ES3 Specification oddness.

Mark S. Miller erights at
Sun May 18 20:10:00 PDT 2008

While making an editing pass over the ES3.1 draft spec, I came across
the following oddness inherited from the ES3 spec: [[Put]] (P, V)
             When the [[Put]] method of O is called with property P
and value V, the following steps are taken:
             1. Call the [[CanPut]] method of O with name P.
             2. If Result(1) is false, return.
             ....	[[CanPut]] (P)
             The [[CanPut]] method is used only by the [[Put]] method.
             When the [[CanPut]] method of O is called with property
P, the following steps are taken:
             1.	If O doesn't have a property with name P, go to step 4.
             2.	If the property has the ReadOnly attribute, return false.
             3.	Return true.
             4.	If the [[Prototype]] of O is null, return true.
             5.	Call the [[CanPut]] method of [[Prototype]] of O with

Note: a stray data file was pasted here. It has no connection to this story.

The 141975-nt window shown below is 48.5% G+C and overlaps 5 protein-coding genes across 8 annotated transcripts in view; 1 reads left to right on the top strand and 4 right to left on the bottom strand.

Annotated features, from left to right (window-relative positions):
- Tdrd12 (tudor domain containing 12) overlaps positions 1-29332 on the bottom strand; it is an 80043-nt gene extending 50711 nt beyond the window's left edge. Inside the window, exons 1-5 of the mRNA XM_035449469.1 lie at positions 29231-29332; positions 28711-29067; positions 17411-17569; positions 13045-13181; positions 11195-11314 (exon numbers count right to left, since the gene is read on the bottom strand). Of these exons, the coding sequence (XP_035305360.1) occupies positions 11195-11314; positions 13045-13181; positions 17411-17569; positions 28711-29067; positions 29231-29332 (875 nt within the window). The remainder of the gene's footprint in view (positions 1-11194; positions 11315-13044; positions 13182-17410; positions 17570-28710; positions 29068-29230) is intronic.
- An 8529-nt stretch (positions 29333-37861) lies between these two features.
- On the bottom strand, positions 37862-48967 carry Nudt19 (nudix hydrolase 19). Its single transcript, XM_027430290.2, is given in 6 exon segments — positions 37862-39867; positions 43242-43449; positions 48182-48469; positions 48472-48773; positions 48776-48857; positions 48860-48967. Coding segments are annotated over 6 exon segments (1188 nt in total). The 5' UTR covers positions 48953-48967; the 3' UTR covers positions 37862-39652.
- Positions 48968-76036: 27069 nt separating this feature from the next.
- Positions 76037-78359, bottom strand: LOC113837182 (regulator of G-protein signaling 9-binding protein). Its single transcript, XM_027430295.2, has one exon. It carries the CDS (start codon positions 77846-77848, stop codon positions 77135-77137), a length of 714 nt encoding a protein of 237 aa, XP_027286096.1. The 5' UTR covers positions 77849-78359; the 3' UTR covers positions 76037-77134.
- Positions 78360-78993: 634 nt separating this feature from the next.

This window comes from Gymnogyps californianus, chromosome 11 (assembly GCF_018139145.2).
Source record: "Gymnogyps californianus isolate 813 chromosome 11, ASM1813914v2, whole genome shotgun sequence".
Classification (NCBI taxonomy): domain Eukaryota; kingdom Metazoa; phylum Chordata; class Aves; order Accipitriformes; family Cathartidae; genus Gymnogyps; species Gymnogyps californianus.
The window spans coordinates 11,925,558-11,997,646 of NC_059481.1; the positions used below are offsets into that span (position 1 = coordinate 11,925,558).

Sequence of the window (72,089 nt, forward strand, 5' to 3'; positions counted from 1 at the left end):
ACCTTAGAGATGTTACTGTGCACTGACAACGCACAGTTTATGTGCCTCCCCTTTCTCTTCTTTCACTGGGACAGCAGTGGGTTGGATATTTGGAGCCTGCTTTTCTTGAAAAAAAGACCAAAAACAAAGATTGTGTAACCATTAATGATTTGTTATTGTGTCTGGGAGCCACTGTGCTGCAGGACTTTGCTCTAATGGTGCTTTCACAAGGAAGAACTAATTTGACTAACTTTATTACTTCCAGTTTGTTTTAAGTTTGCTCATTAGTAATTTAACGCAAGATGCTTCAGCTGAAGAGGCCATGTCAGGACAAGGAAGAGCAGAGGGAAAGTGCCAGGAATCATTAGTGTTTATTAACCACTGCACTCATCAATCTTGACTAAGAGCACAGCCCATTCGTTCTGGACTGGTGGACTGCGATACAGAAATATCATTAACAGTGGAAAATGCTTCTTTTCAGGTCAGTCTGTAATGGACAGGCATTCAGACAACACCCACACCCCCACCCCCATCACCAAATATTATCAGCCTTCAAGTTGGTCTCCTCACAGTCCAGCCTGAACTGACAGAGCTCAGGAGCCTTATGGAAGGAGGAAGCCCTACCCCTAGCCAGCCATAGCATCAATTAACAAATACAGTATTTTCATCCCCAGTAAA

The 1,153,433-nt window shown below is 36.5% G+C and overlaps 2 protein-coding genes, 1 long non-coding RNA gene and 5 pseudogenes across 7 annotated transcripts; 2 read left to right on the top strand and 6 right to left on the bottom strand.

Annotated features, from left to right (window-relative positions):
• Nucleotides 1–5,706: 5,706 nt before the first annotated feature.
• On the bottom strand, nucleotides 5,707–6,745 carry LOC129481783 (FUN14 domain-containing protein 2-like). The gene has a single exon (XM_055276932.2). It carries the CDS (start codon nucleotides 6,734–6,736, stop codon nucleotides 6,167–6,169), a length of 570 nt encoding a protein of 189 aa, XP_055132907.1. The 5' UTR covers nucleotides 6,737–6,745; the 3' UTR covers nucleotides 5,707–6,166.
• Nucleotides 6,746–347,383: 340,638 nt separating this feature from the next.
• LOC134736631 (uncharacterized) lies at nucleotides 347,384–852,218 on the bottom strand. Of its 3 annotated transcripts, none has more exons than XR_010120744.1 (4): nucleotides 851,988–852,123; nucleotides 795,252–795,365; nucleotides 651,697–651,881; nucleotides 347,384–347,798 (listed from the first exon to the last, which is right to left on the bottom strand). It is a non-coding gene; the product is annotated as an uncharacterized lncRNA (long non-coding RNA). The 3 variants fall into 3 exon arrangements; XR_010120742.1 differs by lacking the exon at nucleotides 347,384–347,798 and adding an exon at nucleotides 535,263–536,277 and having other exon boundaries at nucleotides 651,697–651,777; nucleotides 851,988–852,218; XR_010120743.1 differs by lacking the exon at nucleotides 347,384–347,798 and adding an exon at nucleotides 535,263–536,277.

property name P.
             6.	Return Result(5).

As I read this spec, if object B inherits from object A, A has a
ReadOnly 'foo' property, and B does not have its own 'foo' property,
then this spec says that = ...

should fail rather than define an own 'foo' property on B. This seems
to imply that ReadOnly implies non-overrideable. (Curiously, Java used
the keyword "final" for both concepts, but that's just a coincidence.
In Java, it means one or the other depending on whether it applies to
a field or a method.)

Is this intended or a mistake? Do JavaScript implementations obey this
peculiar behavior? Do programs depend on it?


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